Black Soil: The Brand Reconnecting Black People With Our Heritage Through Farming
Photo Credit: Tiffany Combs

Photo Credit: Tiffany Combs

Black Soil: The Brand Reconnecting Black People With Our Heritage Through Farming

black owned business , lexington
Malik Peay
Malik Peay Jun 7, 2021

Based in Lexington where there are vast horse farms and equestrian races, the Black Soil agritourism company is reconnecting Black Kentuckians to their agricultural roots. Through acknowledging the legacy and relevancy agriculture and farming have always been major cultural components throughout Black history, specifically in the United States where 400 years of slavery forced many Black Americans into plantations where they lived and farmed.

In Kentucky, roughly 77,000 farm operators state-wide are managed by white owners while only 1.4% of those farmers are Black. Roughly 430 Black farmers are present in Kentucky and are contributing to the flourishing agriculture industry.

“My eyes were just blown away by the erasure of Black visibility in Kentucky,” co-founder of Black Soil, Ashley Smith told Travel Noire. “The ability to socially convince Black people that they aren’t farmers, even though when you study Kentucky, we are the architects of hemp, tobacco, equine and distilling here in the state.”

Ashley Smith grew up in Kentucky and instantly identified the sense of disregard towards Black agricultural industry laborers and farmers that engaged in the same daily labors as their domineering white counterparts in the same state. She studied sociology at the University of Kentucky and shortly after made it her calling to help expand social awareness for traveling Black urban families and Kentucky locals to understand the importance of the Black farmer legacy statewide and nationally.

Photo Credits: Marley Johnson

“We started off doing farm tours, and we work to convince people living in Louisville and Lexington to travel outside, not only in their comfort zone, but their region, and bring them into small rural communities where our Black farm families reside,” Smith added. “The desire, first and foremost, is to build relationships with people that then fostered and cultivated an appreciation for our leisure activities and events to train people to buy Black.”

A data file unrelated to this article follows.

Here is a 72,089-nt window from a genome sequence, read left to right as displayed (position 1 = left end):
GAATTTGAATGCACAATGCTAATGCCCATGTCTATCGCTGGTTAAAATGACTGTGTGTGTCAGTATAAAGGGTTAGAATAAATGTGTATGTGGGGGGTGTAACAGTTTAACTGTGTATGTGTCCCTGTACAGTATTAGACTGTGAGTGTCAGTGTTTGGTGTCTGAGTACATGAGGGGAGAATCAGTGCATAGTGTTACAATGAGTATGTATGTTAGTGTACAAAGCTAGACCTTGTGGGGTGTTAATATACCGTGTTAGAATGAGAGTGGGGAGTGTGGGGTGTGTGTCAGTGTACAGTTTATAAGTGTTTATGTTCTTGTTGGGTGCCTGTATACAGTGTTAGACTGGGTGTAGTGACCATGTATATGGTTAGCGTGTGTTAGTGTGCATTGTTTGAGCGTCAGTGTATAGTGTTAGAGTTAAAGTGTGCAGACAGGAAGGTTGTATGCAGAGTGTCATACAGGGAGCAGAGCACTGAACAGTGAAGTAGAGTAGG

The Black Soil experience is intended to shift the narrative of how American history is told about white figures being the trailblazers in the farming and agriculture industry in the United States. In the mid-1800s, the ninth Secretary of State in Kentucky was Henry Clay. He was revered for his supposed innovations and contributions to the progression of one of the most lucrative industries in the country.

Black Soil leader, Ashley Smith, is hoping to retell that historical misinterpretation by educating the masses and her visitors about the rightful farm history of Kentucky.

Photo Credits: Brenda Burgess

“Henry Clay owned 122 men, women and children at an approximate 650 acre plantation called Ashland, but he goes down in the history books as the purveyor, innovator and creator of many farming techniques around him,” she acknowledged. “That is not true. When we activate critical thinking, deductive reasoning says if Henry Clay lived in Washington D.C. for 25 years then who was actually cultivating that hemp. It was the enslaved men and historically and socially, white people would have never touched hemp or tobacco.”

Outside of the educational resources provided during a visit at the Black Soil experience, the farm tours and farm-to-table dinners all accompany cooked meals and dishes provided by local Black farmers and chefs. In Lexington, less than 1% of the overall market share of active chefs are Black. So, Black Soil hosts partnered events for Black families to encourage them to circulate their American dollars through their own racial community.

Customarily, there is a 1 product minimum for attendees to support their local Black entrepreneurs and farmers. Through June 17th to June 27th, Black Soil will be organizing a 10-day Black food and drink restaurant market for Soul Feast Week in Central Kentucky that way patrons can participate in the economic development of the state’s Black community.

“We remind them that farm-to-table was designed and curated by chef Edna Lewis, a Virginia-based Black chef and farmer,” Smith explained. “CSA (Community Supported Agriculture) was cultivated by Dr. Booker T. Whately, a rural-based Black Alabama farmer who saw the decline of Black farmers in his region in the 1960s. So, these items that have been co-opted from our culture are rightfully ours to grab onto. People get really excited to learn about us. It motivates them to know that they’re supporting Black-owned and then most importantly, they’re able to support a Black farmer who is receiving one hundred percent of their asking price.”

Photo Credits: Black Soil

Black Soil and the organization’s initiatives will rejuvenate Kentucky with the Black heritage and spirit that the state needs. The aim is to bring in more Black tourists and visitors that aren’t just coming to the state because that is where they grew up.

Smith is pushing for racial equity and acknowledgment in the agriculture industry by making Kentucky more of a significant epicenter of Black agricultural history rather than a state to fear due to its palpable historical connections to plantations and slavery.